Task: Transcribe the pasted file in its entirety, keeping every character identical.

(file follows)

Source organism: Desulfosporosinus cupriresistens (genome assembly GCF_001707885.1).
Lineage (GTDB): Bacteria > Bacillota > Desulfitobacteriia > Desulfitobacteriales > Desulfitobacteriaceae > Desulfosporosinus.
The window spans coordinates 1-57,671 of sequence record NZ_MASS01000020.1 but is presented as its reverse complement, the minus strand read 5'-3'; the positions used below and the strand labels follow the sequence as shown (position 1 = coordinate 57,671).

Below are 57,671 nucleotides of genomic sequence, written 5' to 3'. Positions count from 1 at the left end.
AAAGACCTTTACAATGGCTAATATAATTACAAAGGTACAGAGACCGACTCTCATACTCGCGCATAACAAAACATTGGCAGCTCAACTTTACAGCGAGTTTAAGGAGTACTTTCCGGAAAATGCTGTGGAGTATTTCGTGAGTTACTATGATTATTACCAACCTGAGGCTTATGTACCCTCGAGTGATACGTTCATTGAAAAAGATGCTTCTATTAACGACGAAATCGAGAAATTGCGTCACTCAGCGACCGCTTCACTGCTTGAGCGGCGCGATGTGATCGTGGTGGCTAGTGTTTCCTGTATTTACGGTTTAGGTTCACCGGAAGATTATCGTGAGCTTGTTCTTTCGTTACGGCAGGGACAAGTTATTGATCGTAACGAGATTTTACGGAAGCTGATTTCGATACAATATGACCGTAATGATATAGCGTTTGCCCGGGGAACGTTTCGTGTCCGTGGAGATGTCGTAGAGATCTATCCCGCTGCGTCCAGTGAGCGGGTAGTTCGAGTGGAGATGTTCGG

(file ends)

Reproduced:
Source organism: Desulfosporosinus cupriresistens (genome assembly GCF_001707885.1).
Lineage (GTDB): Bacteria > Bacillota > Desulfitobacteriia > Desulfitobacteriales > Desulfitobacteriaceae > Desulfosporosinus.
The window spans coordinates 1-57,671 of sequence record NZ_MASS01000020.1 but is presented as its reverse complement, the minus strand read 5'-3'; the positions used below and the strand labels follow the sequence as shown (position 1 = coordinate 57,671).

Below are 57,671 nucleotides of genomic sequence, written 5' to 3'. Positions count from 1 at the left end.
AAAGACCTTTACAATGGCTAATATAATTACAAAGGTACAGAGACCGACTCTCATACTCGCGCATAACAAAACATTGGCAGCTCAACTTTACAGCGAGTTTAAGGAGTACTTTCCGGAAAATGCTGTGGAGTATTTCGTGAGTTACTATGATTATTACCAACCTGAGGCTTATGTACCCTCGAGTGATACGTTCATTGAAAAAGATGCTTCTATTAACGACGAAATCGAGAAATTGCGTCACTCAGCGACCGCTTCACTGCTTGAGCGGCGCGATGTGATCGTGGTGGCTAGTGTTTCCTGTATTTACGGTTTAGGTTCACCGGAAGATTATCGTGAGCTTGTTCTTTCGTTACGGCAGGGACAAGTTATTGATCGTAACGAGATTTTACGGAAGCTGATTTCGATACAATATGACCGTAATGATATAGCGTTTGCCCGGGGAACGTTTCGTGTCCGTGGAGATGTCGTAGAGATCTATCCCGCTGCGTCCAGTGAGCGGGTAGTTCGAGTGGAGATGTTCGG